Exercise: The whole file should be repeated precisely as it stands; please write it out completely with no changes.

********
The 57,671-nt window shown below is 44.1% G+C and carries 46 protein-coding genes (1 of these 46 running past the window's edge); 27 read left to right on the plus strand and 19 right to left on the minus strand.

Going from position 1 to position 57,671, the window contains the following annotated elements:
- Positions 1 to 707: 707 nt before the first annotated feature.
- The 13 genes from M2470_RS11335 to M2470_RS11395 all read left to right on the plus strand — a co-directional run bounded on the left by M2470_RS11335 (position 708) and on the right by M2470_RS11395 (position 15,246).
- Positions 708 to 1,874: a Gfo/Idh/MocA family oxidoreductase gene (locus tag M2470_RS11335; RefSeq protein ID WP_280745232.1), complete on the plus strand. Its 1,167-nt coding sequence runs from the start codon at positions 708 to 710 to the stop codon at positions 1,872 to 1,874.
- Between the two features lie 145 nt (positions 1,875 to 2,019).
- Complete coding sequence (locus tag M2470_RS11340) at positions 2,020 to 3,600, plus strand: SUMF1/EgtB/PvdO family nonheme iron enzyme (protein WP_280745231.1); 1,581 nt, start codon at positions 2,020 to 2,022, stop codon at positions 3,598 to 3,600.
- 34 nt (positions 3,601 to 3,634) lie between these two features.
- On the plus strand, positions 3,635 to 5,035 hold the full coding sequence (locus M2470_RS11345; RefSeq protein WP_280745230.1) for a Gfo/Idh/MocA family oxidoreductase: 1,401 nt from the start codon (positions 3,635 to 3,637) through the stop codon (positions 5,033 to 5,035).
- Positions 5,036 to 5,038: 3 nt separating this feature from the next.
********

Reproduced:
The 57,671-nt window shown below is 44.1% G+C and carries 46 protein-coding genes (1 of these 46 running past the window's edge); 27 read left to right on the plus strand and 19 right to left on the minus strand.

Going from position 1 to position 57,671, the window contains the following annotated elements:
- Positions 1 to 707: 707 nt before the first annotated feature.
- The 13 genes from M2470_RS11335 to M2470_RS11395 all read left to right on the plus strand — a co-directional run bounded on the left by M2470_RS11335 (position 708) and on the right by M2470_RS11395 (position 15,246).
- Positions 708 to 1,874: a Gfo/Idh/MocA family oxidoreductase gene (locus tag M2470_RS11335; RefSeq protein ID WP_280745232.1), complete on the plus strand. Its 1,167-nt coding sequence runs from the start codon at positions 708 to 710 to the stop codon at positions 1,872 to 1,874.
- Between the two features lie 145 nt (positions 1,875 to 2,019).
- Complete coding sequence (locus tag M2470_RS11340) at positions 2,020 to 3,600, plus strand: SUMF1/EgtB/PvdO family nonheme iron enzyme (protein WP_280745231.1); 1,581 nt, start codon at positions 2,020 to 2,022, stop codon at positions 3,598 to 3,600.
- 34 nt (positions 3,601 to 3,634) lie between these two features.
- On the plus strand, positions 3,635 to 5,035 hold the full coding sequence (locus M2470_RS11345; RefSeq protein WP_280745230.1) for a Gfo/Idh/MocA family oxidoreductase: 1,401 nt from the start codon (positions 3,635 to 3,637) through the stop codon (positions 5,033 to 5,035).
- Positions 5,036 to 5,038: 3 nt separating this feature from the next.